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Keywords:

  • biomass;
  • tropical deforestation;
  • carbon emissions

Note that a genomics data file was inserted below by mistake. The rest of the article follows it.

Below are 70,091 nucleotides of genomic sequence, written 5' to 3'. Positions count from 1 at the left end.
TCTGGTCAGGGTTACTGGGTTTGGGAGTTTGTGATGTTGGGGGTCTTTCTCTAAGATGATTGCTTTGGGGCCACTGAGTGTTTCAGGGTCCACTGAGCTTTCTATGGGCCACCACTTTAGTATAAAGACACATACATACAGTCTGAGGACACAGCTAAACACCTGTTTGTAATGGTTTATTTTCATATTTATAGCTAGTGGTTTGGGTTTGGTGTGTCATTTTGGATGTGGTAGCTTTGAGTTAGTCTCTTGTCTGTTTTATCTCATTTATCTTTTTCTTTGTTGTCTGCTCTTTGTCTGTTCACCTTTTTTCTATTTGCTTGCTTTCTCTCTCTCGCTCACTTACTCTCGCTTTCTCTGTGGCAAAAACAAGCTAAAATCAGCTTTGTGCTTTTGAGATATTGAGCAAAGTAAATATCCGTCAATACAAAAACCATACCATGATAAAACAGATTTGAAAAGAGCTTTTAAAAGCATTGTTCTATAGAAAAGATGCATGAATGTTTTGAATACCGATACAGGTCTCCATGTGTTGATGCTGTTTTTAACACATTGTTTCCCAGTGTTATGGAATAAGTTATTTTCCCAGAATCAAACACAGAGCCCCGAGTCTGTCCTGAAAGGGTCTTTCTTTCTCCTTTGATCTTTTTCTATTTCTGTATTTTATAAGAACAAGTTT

[1] Standing biomass is a major, often poorly quantified determinate of carbon losses from land clearing. We analyzed maps from the 2001–2007 PRODES deforestation time series with recent regional pre-deforestation aboveground biomass estimates to calculate carbon emission trends for the Brazilian Amazon basin. Although the annual rate of deforestation has not changed significantly since the 1990s (ANOVA, p = 0.3), the aboveground biomass lost per unit of forest cleared increased from 2001 to 2007 (183 to 201 Mg C ha−1; slope of regression significant: p < 0.01). Remaining unprotected forests harbor significantly higher aboveground biomass still, averaging 231 Mg C ha−1. This difference is large enough that, even if the annual area deforested remains unchanged, future clearing will increase regional emissions by ∼0.04 Pg C yr−1 – a ∼25% increase over 2001–2007 annual carbon emissions. These results suggest increased climate risk from future deforestation, but highlight opportunities through reductions in deforestation and forest degradation (REDD).